Can the United States and Turkey bridge their differences over Syria's Kurds?

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"The partial (U.S.) drawdown (has) occurred at a time when these fighters need additional training and equipping to build trust with local communities and to develop the human-based intelligence necessary to confront resurgent (Islamic State) cells and insurgent capabilities in Syria", the report said.

A Turkish attack on Kurdish-led forces in northeast Syria would spark a "big war" if USA efforts fail to block Ankara's plans, a top Kurdish official told Reuters on Wednesday. Over U.S. objections, Turkey had argued for a larger safe zone and for sole Turkish control over the area.

"In that framework, to quickly create in Turkey a joint operation centre to coordinate and manage the implementation of the safe zone with the USA".

The Trump administration had worked furiously in recent weeks to head off a Turkish offensive against a USA -backed force in Syria that had led the ground offensive against the Islamic State militant group.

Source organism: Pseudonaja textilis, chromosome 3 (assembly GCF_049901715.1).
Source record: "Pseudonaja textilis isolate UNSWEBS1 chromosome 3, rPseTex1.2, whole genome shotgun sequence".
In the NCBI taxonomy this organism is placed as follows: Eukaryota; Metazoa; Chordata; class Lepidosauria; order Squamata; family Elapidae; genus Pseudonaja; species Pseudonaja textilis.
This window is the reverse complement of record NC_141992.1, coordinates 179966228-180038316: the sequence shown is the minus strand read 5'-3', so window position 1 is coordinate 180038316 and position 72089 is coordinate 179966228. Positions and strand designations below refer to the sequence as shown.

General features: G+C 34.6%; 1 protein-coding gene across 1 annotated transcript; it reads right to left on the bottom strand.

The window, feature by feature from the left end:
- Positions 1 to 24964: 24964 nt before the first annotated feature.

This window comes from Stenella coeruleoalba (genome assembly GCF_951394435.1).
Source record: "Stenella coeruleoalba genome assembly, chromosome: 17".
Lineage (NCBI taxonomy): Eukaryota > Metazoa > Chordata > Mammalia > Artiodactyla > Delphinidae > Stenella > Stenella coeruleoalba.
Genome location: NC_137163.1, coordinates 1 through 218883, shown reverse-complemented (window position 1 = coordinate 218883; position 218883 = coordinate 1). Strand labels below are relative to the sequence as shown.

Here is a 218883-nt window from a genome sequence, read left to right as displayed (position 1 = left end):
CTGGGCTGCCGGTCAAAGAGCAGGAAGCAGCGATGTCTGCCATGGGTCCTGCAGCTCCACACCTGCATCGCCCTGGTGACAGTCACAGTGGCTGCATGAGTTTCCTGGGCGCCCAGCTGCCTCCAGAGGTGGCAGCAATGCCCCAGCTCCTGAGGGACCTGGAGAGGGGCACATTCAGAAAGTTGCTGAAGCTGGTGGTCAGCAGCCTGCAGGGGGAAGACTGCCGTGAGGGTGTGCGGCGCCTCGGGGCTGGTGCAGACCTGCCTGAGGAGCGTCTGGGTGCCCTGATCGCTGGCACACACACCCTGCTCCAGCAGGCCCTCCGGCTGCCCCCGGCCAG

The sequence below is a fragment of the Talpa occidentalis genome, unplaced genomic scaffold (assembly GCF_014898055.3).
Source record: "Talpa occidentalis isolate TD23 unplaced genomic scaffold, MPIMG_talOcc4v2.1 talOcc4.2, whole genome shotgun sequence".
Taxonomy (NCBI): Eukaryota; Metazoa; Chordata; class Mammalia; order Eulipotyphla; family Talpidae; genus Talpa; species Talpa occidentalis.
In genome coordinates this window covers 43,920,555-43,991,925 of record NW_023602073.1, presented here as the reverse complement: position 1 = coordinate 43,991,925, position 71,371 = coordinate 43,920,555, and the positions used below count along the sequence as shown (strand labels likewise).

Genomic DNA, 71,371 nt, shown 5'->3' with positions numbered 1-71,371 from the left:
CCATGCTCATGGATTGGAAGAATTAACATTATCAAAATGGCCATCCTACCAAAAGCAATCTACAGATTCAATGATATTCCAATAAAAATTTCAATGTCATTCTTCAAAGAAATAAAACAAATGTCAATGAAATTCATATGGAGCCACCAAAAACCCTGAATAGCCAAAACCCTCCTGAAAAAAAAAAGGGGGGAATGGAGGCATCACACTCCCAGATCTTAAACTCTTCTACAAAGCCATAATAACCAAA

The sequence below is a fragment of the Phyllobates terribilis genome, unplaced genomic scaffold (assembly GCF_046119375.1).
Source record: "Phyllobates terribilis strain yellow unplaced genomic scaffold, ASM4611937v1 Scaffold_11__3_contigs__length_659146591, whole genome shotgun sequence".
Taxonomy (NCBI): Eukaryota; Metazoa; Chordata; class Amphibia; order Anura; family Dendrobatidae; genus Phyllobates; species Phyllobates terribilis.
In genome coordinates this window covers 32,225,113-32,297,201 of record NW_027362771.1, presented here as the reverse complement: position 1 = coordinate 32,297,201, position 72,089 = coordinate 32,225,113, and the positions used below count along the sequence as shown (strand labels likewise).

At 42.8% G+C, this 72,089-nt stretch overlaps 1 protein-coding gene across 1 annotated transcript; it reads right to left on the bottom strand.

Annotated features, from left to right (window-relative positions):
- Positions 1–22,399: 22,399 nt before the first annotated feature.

Turkey's top diplomat also delivered remarks on the Constitutional Committee of Syria and said the trilateral meeting - between leaders of Turkey, Russia and Iran - was slated for September 11 in Turkey. "But we said we wanted to act together with our friend and ally, the United States", state-owned Anadolu Agency quoted him as saying.

"This gives us room to take initial joint Turkish-U". He said he hoped this week's talks in Ankara would succeed.

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Iran's president said last week that Iran was ready for the worst in an uphill struggle to salvage its nuclear deal, struck in 2015 with world powers, including France.

Neither side said whether they had overcome two main points that had divided them.

"(The United States) reached a point close to our proposal but a full agreement could not be reached", he said, adding that Turkey insisted on the full 32 kilometers, as Trump himself endorsed in a January tweet. "It is not normal for talks to go on this long", he said.

While Erdogan said an invasion is imminent, U.S. State Department officials have said that this week's talks in Ankara will override Turkey's expressed plans to send its troops into Syria.

"Turkey can not feel safe as long as this structure along our southern border, which is growing like a cancer, is not eliminated", he told Turkish diplomats in Ankara.

Turkey has in the past year reported that its soldiers have come under fire from the YPG in northern Syria.

"What really mattered here was the issue of this step being taken on the east of the Euphrates, and this is now being realized together with the Americans", he said.